When you insulate your crawl space, you make an effort to preserve your home’s value as well as your quality of life. That said, you don’t want to try and install insulation in your crawl space alone. A professional crawl space repair contractor can help you take the necessary steps to protect your space from seasonal damage.
Why Should You Use Insulation in Your Crawl Space?
You install insulation throughout your home because it allows you to better protect your belongings. It can also improve your quality of life. Thermal insulation, specifically, makes it easier for you to control the temperature in your home, which, in turn, makes it simpler for you to lower your bills and maintain a positive quality of life.
Your crawl space deserves this kind of attention as much as any other part of your home, if not more so, due to its sensitivity. A damaged crawl space will not only be unpleasant to go into, but it can also put the health of your entire home at risk.
Installing Crawl Space Insulation and Protective Measures
The process of installation crawl space insulation requires you to care for the structure of your space. Once you’ve cleared the space out and ensured that it will remain as free of moisture as possible, it’s easier to install the insulation of your choice.
The process breaks down most easily into the following steps contractors will take to protect your crawl space:
Step 1: Clear Out Any Standing Water
Before you can bring insulation or other waterproofing measures into your crawl space, you need to make sure that your crawl space is fit for use. If it’s rained recently, or if your crawl space tends to retain water, you’ll need to work with a professional to clear that space out. This can mean bringing water out by the bucket-full, using a dehumidifier to draw moisture out of the air, or using a sump pump to pump the water out of the space.
Step 2: Repair Your Crawl Space If Necessary
After your immediate problems with water have been dealt with, you’ll need to go about repairing any damage that’s made your crawl space more difficult to use. It’s best to work with a crawl space repair professional, at this stage, so that you can invest in long-lasting repair measures. These repairs can vary in complexity and cost, depending on the state of your crawl space. On occasion, you may have to invest in foundation repairs before installing crawl space insulation, as damage to your foundation can impact the health of your entire home.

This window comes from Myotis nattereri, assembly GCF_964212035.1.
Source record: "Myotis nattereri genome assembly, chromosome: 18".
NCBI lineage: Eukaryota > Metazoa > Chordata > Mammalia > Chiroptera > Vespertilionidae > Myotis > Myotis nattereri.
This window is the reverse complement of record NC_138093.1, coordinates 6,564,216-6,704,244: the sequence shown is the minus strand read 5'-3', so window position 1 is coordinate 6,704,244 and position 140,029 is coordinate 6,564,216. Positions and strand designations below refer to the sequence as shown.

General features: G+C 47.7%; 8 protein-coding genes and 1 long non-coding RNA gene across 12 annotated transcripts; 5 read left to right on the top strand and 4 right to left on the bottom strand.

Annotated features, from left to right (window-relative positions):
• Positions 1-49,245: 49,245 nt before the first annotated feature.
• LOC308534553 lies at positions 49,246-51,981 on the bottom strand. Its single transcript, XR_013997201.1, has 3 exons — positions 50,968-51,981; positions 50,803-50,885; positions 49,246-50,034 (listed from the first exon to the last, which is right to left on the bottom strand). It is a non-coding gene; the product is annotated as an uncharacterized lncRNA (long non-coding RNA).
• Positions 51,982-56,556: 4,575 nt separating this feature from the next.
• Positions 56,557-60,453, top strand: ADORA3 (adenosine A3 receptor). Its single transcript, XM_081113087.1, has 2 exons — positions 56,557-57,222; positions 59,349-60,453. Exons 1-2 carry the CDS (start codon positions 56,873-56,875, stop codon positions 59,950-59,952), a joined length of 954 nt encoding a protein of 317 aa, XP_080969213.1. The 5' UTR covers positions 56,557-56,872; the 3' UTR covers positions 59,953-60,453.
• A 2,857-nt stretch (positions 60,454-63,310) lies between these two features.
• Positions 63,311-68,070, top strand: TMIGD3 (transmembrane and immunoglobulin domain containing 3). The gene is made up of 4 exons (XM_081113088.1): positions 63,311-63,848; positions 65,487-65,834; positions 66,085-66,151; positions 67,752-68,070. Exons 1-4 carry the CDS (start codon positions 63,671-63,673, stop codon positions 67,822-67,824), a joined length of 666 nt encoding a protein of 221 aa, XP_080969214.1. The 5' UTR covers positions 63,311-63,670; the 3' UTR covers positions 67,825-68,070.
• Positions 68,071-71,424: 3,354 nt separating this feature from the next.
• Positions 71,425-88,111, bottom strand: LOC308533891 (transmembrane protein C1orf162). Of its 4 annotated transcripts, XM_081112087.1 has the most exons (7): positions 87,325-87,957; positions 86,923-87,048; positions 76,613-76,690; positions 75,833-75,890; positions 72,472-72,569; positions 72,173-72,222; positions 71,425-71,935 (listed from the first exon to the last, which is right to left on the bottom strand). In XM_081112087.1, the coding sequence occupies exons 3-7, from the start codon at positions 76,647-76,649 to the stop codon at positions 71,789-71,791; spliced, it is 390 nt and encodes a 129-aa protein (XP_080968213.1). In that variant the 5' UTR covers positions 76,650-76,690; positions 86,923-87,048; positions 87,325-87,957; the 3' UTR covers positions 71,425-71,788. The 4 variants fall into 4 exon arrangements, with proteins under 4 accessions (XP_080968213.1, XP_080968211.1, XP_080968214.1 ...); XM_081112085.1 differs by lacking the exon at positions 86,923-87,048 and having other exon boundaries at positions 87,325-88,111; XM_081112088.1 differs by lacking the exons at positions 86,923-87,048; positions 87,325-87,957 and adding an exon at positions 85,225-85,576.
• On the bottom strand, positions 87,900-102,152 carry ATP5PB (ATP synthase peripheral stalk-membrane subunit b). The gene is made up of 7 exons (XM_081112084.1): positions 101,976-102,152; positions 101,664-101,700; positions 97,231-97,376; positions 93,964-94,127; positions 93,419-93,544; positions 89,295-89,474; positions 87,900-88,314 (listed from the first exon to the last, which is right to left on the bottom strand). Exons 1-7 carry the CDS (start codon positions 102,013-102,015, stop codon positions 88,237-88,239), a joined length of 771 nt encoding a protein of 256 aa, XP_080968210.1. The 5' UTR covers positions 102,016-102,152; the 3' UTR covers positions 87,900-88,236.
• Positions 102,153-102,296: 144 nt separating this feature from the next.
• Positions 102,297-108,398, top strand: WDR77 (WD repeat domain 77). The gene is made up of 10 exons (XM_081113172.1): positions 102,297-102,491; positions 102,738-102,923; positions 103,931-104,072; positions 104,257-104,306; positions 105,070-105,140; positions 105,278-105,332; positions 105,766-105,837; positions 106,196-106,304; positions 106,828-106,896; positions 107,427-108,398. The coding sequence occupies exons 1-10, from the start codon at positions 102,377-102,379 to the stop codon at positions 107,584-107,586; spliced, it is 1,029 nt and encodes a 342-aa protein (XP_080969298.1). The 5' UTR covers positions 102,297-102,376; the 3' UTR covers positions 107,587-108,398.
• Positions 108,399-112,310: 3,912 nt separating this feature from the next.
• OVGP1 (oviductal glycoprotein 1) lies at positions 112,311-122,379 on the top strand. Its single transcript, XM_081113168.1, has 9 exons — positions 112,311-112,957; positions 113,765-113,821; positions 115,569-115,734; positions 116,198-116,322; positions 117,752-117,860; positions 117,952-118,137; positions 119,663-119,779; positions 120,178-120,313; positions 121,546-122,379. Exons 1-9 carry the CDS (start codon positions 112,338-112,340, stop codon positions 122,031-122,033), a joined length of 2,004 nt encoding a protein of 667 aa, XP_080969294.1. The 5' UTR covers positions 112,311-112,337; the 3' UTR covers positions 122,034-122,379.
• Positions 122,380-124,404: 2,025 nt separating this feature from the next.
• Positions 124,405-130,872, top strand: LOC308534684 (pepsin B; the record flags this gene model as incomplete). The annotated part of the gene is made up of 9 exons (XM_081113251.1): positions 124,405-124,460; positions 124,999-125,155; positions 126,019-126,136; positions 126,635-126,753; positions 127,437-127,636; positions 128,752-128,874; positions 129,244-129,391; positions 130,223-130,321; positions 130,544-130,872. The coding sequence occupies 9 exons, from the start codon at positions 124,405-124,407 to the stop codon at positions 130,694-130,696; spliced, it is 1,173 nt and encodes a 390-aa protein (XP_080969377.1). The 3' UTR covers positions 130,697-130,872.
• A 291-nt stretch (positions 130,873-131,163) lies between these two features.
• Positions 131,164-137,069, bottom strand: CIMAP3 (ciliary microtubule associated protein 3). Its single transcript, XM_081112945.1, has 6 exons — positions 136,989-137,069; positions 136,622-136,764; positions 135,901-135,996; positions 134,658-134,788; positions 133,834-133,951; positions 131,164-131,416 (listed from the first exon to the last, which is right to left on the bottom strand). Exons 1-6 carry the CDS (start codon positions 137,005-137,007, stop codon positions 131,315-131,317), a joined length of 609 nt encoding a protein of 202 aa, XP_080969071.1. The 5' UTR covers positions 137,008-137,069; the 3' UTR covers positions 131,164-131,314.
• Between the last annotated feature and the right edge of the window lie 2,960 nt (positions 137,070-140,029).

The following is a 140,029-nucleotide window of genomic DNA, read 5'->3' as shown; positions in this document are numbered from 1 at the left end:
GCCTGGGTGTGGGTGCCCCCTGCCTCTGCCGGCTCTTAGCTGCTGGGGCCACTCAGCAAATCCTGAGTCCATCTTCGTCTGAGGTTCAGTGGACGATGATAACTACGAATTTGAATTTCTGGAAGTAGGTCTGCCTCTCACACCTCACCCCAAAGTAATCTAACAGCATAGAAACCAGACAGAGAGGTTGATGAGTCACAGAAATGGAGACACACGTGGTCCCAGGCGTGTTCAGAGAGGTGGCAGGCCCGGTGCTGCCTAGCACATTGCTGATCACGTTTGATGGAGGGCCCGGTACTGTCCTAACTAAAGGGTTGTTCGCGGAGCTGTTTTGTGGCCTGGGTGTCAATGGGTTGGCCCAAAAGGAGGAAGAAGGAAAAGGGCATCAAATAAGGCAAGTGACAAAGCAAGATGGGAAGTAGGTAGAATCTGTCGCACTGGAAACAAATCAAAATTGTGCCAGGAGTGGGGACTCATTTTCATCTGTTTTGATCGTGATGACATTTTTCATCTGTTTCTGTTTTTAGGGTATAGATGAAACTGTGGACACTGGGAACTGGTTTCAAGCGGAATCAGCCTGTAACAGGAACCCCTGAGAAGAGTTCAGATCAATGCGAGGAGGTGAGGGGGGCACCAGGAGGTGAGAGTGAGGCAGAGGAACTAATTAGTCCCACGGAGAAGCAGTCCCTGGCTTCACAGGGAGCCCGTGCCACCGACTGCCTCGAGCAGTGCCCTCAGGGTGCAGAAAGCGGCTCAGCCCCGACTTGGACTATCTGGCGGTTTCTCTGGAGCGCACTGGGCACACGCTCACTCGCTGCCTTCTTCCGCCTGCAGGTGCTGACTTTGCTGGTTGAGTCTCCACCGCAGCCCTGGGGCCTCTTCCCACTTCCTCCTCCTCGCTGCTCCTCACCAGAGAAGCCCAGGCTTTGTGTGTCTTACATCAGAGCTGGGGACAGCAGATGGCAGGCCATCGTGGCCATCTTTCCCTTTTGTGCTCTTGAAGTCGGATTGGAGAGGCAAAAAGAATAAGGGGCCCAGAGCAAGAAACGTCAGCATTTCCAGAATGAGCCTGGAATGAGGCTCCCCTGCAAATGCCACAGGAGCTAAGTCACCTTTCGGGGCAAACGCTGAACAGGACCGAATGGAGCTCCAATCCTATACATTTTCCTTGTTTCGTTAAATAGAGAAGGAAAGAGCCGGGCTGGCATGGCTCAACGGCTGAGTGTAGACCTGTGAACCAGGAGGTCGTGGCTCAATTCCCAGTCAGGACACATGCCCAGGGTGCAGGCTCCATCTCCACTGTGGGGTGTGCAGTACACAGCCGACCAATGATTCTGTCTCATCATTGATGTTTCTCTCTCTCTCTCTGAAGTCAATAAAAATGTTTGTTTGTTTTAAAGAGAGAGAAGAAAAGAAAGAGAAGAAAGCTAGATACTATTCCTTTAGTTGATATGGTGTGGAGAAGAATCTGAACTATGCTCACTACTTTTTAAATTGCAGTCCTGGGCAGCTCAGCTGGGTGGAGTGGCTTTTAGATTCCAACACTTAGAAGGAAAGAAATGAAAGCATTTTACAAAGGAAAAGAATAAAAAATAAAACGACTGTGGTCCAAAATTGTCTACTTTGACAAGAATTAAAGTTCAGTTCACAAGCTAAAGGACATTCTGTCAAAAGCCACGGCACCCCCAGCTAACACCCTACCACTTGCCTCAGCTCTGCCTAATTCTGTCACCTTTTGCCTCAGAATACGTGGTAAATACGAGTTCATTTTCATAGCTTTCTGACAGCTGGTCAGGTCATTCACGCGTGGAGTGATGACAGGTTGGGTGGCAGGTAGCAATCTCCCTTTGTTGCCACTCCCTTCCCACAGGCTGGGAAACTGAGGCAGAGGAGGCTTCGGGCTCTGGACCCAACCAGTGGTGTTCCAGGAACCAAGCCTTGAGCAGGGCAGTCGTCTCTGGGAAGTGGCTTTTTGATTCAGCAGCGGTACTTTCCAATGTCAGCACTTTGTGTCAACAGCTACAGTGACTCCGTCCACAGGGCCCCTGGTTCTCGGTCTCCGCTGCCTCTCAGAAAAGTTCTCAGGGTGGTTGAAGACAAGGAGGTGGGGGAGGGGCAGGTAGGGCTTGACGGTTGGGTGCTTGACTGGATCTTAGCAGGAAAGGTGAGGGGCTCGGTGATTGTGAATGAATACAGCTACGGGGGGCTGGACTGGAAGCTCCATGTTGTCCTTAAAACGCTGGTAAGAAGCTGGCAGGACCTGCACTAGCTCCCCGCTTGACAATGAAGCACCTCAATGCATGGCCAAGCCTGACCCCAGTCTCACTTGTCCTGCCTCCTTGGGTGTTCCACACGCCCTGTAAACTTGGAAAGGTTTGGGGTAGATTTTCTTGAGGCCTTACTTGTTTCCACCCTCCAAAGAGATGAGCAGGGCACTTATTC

Step 3: Seal Your Doors and Vents
Next, make an effort to seal off your doors and vents. By ensuring that, upon their closing, these openings have a tight seal, you’ll prevent moisture from entering into your crawl space in the days and months to come. You may also, however, have to replace the seals that came with the house, as long-term exposure to moisture and standing water can cause the wood therein to warp.
Step 4: Invest in Additional Waterproofing Measures
If leaking or standing water is a concern, you’re going to want to employ other trusted waterproofing solutions. These include interior drainage – like the CrawlDrain™ system – and a sump pump. The perimeter CrawlDrain™ collects any seeping water and directs it to drain to a sump pump that will remove it from the crawl space.
Step 5: Insulate the Space
Once you’ve addressed the groundwater seepage, you can line the crawl space with the insulation of your choice. As mentioned, this insulation can serve as a secondary waterproofing barrier, as it can wick water away from the structural supports in your crawl space. Just as importantly, insulation will help you control the temperature in your crawl space more easily, lowering your bills and preventing any moisture in the air from damaging your belongings.
Use caution when reviewing your insulation options, as some methods are not as effective as others. Typical soft fiberglass insulation, for example, tends to get wet easily and fail, as well as become a home for pests and mold. Avoid these problems by having rigid ExTremeBloc™ insulation panels placed on the crawl space walls.
Step 6: Encapsulate Your Crawl Space
The final step of the process is to invest in a crawl space encapsulation. When you encapsulate your crawl space, you allow the area to be covered by a dense, plastic-like material that’s tightly-woven enough to keep moisture and most gases out of the crawl space and away from any of your belongings. This material, known as a vapor barrier, can encompass the whole of your crawl space, save for your utilities and doorway, to protect it against water damage. A full crawl space encapsulation will also help you protect the insulation that you’re able to install. To determine which waterproofing and other protective measures will best suit your crawl space and home, you can invite a contractor working in the St. Louis, MO, area to look at your crawl space. The experts at Foundation Recovery Systems will perform a thorough evaluation of your crawl space and then provide you with a free quote on applicable services that will best serve your home.